Declining American Catholic Numbers is a Call to Action
NOTE: This column is hosted by and has been updated from it’s original at Spokane Faith & Values. It has graciously been given permission for reposting at MtnCatholic.com.
A survey is an interesting thing.
Though valuable in its ability to grasp the perspective of vast groups of people, a survey nevertheless holds no bearing on the inherent truth of something – it exacts precisely zero influence over the rightness or wrongness of a particular issue.
For example, if the Pew Research Institute existed in the late 3rd and early 4th centuries, a poll of religious beliefs about whether or not Christ was divine would have resulted in a two-thirds majorityamong bishops of the day in denying the divinity of Jesus. That information, though giving the reader a sound testament of the persuasive capabilities of the chief evangelist of such a belief (Arius), stands in direct contrast of the truth of that particular matter; for Jesus is, always has been, and always will be, the begotten Son of God, who is both fully divine and fully human.
And so, as a Catholic, the 2014 Pew study on America’s religious landscape, while interesting and informative in a certain respect, wasn’t terribly troubling to me on the whole.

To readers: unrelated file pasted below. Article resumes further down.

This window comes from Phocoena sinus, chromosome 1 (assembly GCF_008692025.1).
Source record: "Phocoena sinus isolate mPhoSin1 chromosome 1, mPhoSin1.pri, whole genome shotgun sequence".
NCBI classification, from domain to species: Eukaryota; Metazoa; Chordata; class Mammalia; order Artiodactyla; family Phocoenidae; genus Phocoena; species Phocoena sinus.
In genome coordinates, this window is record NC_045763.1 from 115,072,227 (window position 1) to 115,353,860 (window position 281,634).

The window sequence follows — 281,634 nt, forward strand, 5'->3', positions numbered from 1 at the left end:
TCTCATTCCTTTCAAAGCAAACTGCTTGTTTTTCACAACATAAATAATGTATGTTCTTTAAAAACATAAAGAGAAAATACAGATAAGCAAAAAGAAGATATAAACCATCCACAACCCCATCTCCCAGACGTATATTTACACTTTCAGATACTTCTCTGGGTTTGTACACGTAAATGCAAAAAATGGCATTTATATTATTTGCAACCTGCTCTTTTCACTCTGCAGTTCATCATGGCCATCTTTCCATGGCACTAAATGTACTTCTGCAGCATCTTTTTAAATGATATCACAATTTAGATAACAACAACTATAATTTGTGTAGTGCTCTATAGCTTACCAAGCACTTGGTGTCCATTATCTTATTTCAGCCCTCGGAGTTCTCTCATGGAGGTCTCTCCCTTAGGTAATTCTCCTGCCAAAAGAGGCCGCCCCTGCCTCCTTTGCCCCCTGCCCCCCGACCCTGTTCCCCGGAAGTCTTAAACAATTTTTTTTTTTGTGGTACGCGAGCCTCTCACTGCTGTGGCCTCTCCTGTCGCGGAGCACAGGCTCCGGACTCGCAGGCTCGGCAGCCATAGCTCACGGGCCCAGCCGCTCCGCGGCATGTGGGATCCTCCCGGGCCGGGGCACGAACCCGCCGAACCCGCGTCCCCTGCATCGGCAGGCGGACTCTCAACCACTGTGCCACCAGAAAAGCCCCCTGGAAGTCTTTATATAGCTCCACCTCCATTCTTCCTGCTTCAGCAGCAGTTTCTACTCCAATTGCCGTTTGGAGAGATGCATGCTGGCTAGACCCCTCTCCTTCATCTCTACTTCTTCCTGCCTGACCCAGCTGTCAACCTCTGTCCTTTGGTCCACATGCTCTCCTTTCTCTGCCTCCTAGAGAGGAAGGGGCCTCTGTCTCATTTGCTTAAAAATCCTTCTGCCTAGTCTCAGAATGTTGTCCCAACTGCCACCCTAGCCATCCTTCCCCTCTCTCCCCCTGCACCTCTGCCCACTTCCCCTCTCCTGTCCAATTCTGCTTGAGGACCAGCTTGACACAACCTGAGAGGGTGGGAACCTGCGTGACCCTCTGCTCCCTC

I wasn’t surprised to see the continued decline in religious practice and belief on a generational level. From my own experience in the Catholic world, I know that those in my parents’ generation were taught the motions and the rules by their parents, but weren’t often taught why those motions and rules mattered; they were catechized, but not evangelized. They knew Jesus’ church, but they didn’t know Jesus.
And so, it’s no surprise that their children have sniffed out something that’s not being done out of a place of understanding and intentionality. Doing something “because that’s what we do” is rarely good enough for kids, because kids want answers to their questions. So, when no good answers are offered — and when the Sunday practice often contradicts the rest of week’s activities — they’ll call B.S. faster than you can say “transubstantiation”.
But the story isn’t over, and the last thing the church is doing is giving up. So, what that survey does do is reaffirm the call to action and identified priority on evangelization that we’ve heard for decades, first from the Second Vatican Council (“Vatican II”), from Pope St. John Paul II, Pope Benedict XVI, and now from Pope Francis.